Today, Living Life to the Fullest researcher Professor Katherine Runswick-Cole spoke at one of 28 marches across the country organised by parents campaigning for better support for children with “SEND” in schools. We share her speech below.
“Way back in 2003, I began my PhD focusing on the experiences of parents who register an appeal with the Special Educational Needs and Disability Tribunal to fight for the children’s educational rights. I was driven to study by my own family’s experience of the inequality in the education system. During my study, families told me about the exclusion and isolation their children faced, the inadequate and inappropriate support provided and, in some cases, the outright disability discrimination their children were met with in schools. Then, as now, parents were campaigning, but the rise of social media means that now local groups are connected with one another in ways that would not have been possible back in 2003.
Those connections have led to 28 marches across the country organised by parents campaigning for better support for children with “SEND” in schools on 30th May, 2019. This parent-led campaign attracted national media coverage, something parents, like me, could never have dreamed of in the past.
Working with disabled children and young people, and adults in research over the last decade or so (http://doeseverychildmatterpostblair.wordpress.com; http://bigsocietydis.wordpress.com; http://livinglifetothefullest.org), the educational disadvantage and discrimination disabled children and young people face has been a constant theme.
So, I was delighted to be invited to speak at the #SENDNationalCrisis rally in Leeds.
This is what I said …”
We’re here because the education system is broken.
And this broken system is breaking our children.
Too often the system sees our children as difficult to teach and as costing too much.
Our children are not the problem. The system is the problem.
The system has been underfunded and undervalued for years. And the results for our children have been catastrophic.
Our children are sent into isolation booths in schools.
Our children are 6 times more likely to be excluded than other children.
Our children are more likely to be bullied and abused in schools.
When they grow up our children are less likely to have a job, and our children are less likely to have their own front door.
As adults they will face health and social inequalities that put them at risk of early death.
Education is where this isolation, exclusion and discrimination begins.
When my son was little, I thought that the government didn’t know what life was like for disabled children and their families.
I thought that things would not be that bad if people knew. I thought that all I had to do was tell people and that things would change.
I was wrong, they already knew, and they still do know.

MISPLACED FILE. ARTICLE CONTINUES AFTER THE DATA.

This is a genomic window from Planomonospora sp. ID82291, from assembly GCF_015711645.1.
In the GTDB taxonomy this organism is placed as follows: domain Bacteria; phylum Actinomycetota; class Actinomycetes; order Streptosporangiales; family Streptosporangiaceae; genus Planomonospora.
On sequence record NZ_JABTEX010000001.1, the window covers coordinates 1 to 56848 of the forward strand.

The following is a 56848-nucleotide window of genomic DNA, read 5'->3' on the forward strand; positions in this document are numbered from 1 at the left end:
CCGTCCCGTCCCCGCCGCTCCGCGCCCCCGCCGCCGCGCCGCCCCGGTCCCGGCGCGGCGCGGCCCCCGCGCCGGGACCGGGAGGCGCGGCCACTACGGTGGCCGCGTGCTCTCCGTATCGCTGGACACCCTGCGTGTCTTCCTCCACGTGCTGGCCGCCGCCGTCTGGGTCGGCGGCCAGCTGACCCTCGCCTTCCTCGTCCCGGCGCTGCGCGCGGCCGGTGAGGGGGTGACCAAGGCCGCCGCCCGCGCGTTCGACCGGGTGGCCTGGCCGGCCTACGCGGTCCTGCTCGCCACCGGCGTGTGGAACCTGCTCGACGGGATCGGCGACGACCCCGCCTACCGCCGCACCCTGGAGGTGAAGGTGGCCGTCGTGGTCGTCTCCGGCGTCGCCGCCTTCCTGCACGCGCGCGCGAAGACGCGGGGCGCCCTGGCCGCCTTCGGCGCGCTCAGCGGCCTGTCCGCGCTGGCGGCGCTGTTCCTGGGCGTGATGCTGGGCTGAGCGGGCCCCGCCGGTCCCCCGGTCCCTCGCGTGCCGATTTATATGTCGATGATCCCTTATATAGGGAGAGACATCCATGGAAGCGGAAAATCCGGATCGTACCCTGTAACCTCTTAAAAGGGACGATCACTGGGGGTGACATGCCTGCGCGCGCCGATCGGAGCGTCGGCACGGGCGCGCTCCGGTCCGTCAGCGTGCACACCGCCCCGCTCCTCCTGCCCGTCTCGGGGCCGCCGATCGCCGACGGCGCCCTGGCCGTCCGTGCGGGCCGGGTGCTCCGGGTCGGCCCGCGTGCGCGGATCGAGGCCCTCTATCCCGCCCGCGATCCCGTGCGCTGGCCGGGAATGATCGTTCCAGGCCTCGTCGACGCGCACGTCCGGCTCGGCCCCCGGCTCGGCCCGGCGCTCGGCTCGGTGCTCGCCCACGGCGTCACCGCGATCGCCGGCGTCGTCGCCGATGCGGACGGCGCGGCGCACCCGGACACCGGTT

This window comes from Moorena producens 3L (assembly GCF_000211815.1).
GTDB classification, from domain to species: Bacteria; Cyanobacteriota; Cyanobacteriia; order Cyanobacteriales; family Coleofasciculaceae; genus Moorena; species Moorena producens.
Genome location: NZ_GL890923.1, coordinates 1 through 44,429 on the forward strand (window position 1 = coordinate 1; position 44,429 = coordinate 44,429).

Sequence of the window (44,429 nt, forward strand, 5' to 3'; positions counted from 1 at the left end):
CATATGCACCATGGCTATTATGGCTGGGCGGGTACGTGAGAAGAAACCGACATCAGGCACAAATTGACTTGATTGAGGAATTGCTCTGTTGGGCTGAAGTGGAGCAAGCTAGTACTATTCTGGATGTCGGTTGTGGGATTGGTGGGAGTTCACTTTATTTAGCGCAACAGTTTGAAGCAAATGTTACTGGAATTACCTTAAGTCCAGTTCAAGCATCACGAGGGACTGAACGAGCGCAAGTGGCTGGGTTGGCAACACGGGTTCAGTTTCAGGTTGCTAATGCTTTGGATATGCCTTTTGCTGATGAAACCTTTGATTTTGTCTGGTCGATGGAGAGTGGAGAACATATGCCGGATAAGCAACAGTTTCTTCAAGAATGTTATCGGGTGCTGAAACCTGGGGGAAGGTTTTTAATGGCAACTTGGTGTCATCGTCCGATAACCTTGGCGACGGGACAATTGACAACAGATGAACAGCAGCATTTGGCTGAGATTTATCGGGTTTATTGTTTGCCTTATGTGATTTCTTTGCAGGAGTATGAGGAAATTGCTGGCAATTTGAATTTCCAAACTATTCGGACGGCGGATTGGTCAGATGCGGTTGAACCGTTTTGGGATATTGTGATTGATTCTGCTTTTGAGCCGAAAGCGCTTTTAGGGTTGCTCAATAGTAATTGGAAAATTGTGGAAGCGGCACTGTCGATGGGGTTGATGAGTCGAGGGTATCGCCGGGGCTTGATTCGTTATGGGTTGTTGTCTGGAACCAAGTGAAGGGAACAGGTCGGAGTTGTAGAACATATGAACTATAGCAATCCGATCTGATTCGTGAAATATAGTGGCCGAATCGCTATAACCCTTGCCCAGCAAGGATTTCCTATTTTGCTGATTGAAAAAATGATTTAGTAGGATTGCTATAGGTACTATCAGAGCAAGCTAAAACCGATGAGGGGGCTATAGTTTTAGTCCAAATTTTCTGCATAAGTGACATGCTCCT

Despite spending millions on ‘reform’, the government has failed to mend this broken system.
They have simply messed around at the edges.
An EHCP is no more than a statement that might, just might, last a bit longer.
Social care and health are still not part of plans.
Local Authorities are still both the assessor and provider of support – it is still in their interests to limit resources.
The system is still complicated and adversarial and more and more families are going to Tribunal. Families are winning at Tribunal because Local Authorities continue to ignore the code of practice, hoping they won’t be found out.
We need to set the agenda for change.
So here’s a start. Our message is this:
Our children have a right to an education, and this is a human right. When you talk about our children’s special needs, you should be talking about their rights, and rights are not optional.
Stop asking what is wrong with our children and ask instead what support they need to live well.
Assessment must be done fairly and independently.
Monitor Tribunal decisions and take enforcement action against local authorities that ignore rulings.
Hold to account Local Authorities who have high levels of families going to appeal.
To local authorities, I say:
If you cannot give meet your legal duty to every child in education in your local authority, then you must go back to central government and challenge them. You must use the law. You too must fight back.
Finally, to local and central government, I say, listen.
Listen to children, listen to their families and to disabled people, they have been telling you how to reform this broken system so that no child is excluded and no family has to fight or live in fear.
We may struggle to be heard, we may be tired but we will support each other and we will not be ignored, we will not go away….
Professor Katherine Runswick-Cole, School of Education and iHuman, University of Sheffield